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PHRP : Osong Public Health and Research Perspectives

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2 "Young-Sil Choi"
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Original Article
Epidemiological Characteristics of Serologically Confirmed Q Fever Cases in South Korea, 2006–2011
Wooseok Kwak, Hyuk Chu, Seondo Hwang, Ji-Hyuk Park, Kyu Jam Hwang, Jin Gwack, Young-Sil Choi, Seung-Ki Youn, Mi-Yeoun Park
Osong Public Health Res Perspect. 2013;4(1):34-38.   Published online February 28, 2013
DOI: https://doi.org/10.1016/j.phrp.2012.12.006
  • 1,726 View
  • 15 Download
  • 20 Citations
AbstractAbstract PDF
Objectives
Q fever has been reported worldwide; however, there was almost no official report of Q fever in Korea. In this study, we describe the current status of human Q fever occurrence in Korea.
Methods
Demographic data of Q fever patients were collected from the National Notifiable Diseases Surveillance System from 2006 to 2011. Case investigation reports from regional public health departments were used for additional information, like risk factors and clinical manifestation, of the patients since 2008.
Results
There were 65 serologically confirmed cases during the study period. The annual notification rate of Q fever was 0.22 cases per million persons. The majority of cases were men (87.7%), adults (98.5%), and urban inhabitants (67.7%). Relevant exposures to risk factors were identified in 45.7% of patients. The most common symptoms of acute Q fever were fever (89.3%), myalgia (67.9%) and asthenia (53.6%). Two cases with endocarditis were identified in chronic Q fever.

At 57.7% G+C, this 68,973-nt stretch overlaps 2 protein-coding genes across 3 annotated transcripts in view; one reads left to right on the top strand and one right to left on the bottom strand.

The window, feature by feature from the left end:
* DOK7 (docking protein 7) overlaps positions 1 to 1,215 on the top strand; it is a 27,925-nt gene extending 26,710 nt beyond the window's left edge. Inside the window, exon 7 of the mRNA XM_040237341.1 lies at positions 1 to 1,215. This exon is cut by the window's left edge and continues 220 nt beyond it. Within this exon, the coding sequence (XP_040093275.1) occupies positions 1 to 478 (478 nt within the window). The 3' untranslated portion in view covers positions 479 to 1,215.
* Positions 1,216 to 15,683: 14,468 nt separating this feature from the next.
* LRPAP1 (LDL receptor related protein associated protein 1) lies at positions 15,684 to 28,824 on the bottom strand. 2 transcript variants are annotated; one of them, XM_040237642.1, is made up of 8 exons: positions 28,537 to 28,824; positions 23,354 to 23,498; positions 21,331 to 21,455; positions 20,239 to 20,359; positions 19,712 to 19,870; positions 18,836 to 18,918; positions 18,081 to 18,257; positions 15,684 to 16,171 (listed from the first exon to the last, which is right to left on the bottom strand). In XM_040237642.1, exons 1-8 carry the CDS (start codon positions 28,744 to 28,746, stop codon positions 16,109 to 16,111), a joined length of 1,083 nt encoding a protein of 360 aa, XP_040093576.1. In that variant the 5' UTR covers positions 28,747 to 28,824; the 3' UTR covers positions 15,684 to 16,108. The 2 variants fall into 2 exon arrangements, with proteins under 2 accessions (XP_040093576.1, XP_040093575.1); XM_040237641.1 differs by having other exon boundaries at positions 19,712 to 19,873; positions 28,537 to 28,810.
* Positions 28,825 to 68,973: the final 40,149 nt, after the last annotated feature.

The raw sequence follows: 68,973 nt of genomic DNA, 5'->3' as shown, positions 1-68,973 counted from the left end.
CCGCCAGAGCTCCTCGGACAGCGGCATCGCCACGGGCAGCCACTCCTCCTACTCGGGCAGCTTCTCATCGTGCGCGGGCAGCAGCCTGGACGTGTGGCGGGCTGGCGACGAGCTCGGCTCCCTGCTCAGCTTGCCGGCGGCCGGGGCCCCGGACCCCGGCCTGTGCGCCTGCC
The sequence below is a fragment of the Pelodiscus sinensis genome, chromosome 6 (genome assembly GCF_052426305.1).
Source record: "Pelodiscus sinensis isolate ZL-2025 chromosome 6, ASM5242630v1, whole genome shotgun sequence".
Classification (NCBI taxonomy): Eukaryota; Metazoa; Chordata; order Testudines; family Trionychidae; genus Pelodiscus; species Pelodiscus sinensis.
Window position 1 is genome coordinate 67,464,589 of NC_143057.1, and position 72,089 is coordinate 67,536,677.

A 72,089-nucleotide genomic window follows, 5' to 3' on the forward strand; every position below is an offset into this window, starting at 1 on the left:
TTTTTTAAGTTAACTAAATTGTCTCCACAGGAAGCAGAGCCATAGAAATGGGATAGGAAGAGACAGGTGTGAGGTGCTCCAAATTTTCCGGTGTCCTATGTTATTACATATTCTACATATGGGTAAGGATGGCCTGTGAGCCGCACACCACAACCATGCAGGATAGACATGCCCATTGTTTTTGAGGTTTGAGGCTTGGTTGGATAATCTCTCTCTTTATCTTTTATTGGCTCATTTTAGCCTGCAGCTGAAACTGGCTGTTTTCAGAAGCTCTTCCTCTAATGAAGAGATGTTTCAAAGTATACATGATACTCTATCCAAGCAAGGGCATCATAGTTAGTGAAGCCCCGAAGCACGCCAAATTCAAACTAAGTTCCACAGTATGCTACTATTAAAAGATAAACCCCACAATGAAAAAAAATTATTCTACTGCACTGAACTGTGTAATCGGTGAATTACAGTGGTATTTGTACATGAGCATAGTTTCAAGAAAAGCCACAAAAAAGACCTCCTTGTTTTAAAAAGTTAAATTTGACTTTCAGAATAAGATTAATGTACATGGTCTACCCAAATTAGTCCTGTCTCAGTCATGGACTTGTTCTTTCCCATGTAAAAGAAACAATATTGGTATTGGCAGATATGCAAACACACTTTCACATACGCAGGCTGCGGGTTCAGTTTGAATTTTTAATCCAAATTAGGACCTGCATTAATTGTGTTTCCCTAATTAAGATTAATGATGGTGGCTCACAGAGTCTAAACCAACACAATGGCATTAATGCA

Conclusion
This study suggests that Q fever has a low endemicity in Korea. However, management and research at national level is required for prevention of a future epidemic.
Brief Report
Registration of Human Embryonic Stem Cell Lines: Korea, 2010
Ji-Yoon Lee, Dae-Yeon Lee, Young-Sil Choi, Kyoung-Jae Lee, Yong-Ou Kim
Osong Public Health Res Perspect. 2011;2(2):141-147.   Published online June 30, 2011
DOI: https://doi.org/10.1016/j.phrp.2011.07.002
  • 1,370 View
  • 13 Download
  • 4 Citations
AbstractAbstract PDF
In an effort to increase the credibility of human embryonic stem cell (hESC) lines established in Korea, obligatory registration was introduced by the Bioethics and Safety Act 2008, effective as of January 1, 2010.The DNA fingerprint, chromosome stability, expression of pluripotency markers, and contamination of mycoplasma of the submitted lines were analyzed by Korea Centers for Disease Control and Prevention (KCDC). The characterization data and ethical aspects, such as informed consent for donation of surplus embryos, were reviewed by a 10-member advisory review committee for stem cell registry.A total of 55 domestic hESC lines were submitted for registration in 2010; among them 51 were registered. Among these submitted lines, 26 were additionally characterized by KCDC, while 25 lines previously characterized by the Ministry of Education, Science and Technology were not additionally analyzed by KCDC.Registration completed an oversight system for embryo research by registering the products of licensed embryo research projects, making embryo research more transparent in Korea. Information about hESC lines is available at the website of the Korea Stem Cell Registry (kscr.nih.go.kr).

PHRP : Osong Public Health and Research Perspectives